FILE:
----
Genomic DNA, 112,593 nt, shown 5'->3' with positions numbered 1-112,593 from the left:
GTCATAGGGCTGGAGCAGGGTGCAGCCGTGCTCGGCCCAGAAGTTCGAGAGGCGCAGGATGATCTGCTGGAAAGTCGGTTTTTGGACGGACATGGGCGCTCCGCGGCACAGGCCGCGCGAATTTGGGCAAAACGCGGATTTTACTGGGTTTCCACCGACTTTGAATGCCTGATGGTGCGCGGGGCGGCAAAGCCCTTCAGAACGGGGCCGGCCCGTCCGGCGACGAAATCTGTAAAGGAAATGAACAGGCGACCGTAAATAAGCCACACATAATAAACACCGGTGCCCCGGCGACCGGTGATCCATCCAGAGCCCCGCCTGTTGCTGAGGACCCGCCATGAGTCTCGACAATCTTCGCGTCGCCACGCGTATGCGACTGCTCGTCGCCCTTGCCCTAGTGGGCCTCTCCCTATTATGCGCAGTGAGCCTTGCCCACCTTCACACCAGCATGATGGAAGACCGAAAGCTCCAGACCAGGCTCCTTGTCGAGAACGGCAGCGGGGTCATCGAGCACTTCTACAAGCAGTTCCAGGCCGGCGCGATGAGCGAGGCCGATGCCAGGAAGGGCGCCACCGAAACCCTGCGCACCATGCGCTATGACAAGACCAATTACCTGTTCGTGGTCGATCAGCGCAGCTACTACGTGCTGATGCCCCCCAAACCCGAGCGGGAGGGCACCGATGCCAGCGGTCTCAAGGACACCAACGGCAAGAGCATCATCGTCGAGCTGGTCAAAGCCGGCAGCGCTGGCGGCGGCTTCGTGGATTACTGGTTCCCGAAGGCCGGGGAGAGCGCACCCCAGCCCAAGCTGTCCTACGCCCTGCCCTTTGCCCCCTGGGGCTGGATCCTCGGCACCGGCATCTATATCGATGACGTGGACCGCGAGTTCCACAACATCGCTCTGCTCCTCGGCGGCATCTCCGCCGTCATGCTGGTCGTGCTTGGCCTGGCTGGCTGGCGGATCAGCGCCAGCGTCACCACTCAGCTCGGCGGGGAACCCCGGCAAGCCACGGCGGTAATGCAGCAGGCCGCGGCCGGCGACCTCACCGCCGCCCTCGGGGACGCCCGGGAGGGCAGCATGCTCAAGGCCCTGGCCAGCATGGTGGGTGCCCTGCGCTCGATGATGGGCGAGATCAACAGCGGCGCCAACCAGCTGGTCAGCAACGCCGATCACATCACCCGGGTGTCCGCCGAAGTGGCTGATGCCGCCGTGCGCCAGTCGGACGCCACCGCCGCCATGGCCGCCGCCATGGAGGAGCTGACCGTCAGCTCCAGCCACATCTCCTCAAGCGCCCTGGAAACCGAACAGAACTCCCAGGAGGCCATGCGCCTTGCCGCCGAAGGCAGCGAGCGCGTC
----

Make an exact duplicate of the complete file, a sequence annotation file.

Genomic DNA, 112,593 nt, shown 5'->3' with positions numbered 1-112,593 from the left:
GTCATAGGGCTGGAGCAGGGTGCAGCCGTGCTCGGCCCAGAAGTTCGAGAGGCGCAGGATGATCTGCTGGAAAGTCGGTTTTTGGACGGACATGGGCGCTCCGCGGCACAGGCCGCGCGAATTTGGGCAAAACGCGGATTTTACTGGGTTTCCACCGACTTTGAATGCCTGATGGTGCGCGGGGCGGCAAAGCCCTTCAGAACGGGGCCGGCCCGTCCGGCGACGAAATCTGTAAAGGAAATGAACAGGCGACCGTAAATAAGCCACACATAATAAACACCGGTGCCCCGGCGACCGGTGATCCATCCAGAGCCCCGCCTGTTGCTGAGGACCCGCCATGAGTCTCGACAATCTTCGCGTCGCCACGCGTATGCGACTGCTCGTCGCCCTTGCCCTAGTGGGCCTCTCCCTATTATGCGCAGTGAGCCTTGCCCACCTTCACACCAGCATGATGGAAGACCGAAAGCTCCAGACCAGGCTCCTTGTCGAGAACGGCAGCGGGGTCATCGAGCACTTCTACAAGCAGTTCCAGGCCGGCGCGATGAGCGAGGCCGATGCCAGGAAGGGCGCCACCGAAACCCTGCGCACCATGCGCTATGACAAGACCAATTACCTGTTCGTGGTCGATCAGCGCAGCTACTACGTGCTGATGCCCCCCAAACCCGAGCGGGAGGGCACCGATGCCAGCGGTCTCAAGGACACCAACGGCAAGAGCATCATCGTCGAGCTGGTCAAAGCCGGCAGCGCTGGCGGCGGCTTCGTGGATTACTGGTTCCCGAAGGCCGGGGAGAGCGCACCCCAGCCCAAGCTGTCCTACGCCCTGCCCTTTGCCCCCTGGGGCTGGATCCTCGGCACCGGCATCTATATCGATGACGTGGACCGCGAGTTCCACAACATCGCTCTGCTCCTCGGCGGCATCTCCGCCGTCATGCTGGTCGTGCTTGGCCTGGCTGGCTGGCGGATCAGCGCCAGCGTCACCACTCAGCTCGGCGGGGAACCCCGGCAAGCCACGGCGGTAATGCAGCAGGCCGCGGCCGGCGACCTCACCGCCGCCCTCGGGGACGCCCGGGAGGGCAGCATGCTCAAGGCCCTGGCCAGCATGGTGGGTGCCCTGCGCTCGATGATGGGCGAGATCAACAGCGGCGCCAACCAGCTGGTCAGCAACGCCGATCACATCACCCGGGTGTCCGCCGAAGTGGCTGATGCCGCCGTGCGCCAGTCGGACGCCACCGCCGCCATGGCCGCCGCCATGGAGGAGCTGACCGTCAGCTCCAGCCACATCTCCTCAAGCGCCCTGGAAACCGAACAGAACTCCCAGGAGGCCATGCGCCTTGCCGCCGAAGGCAGCGAGCGCGTC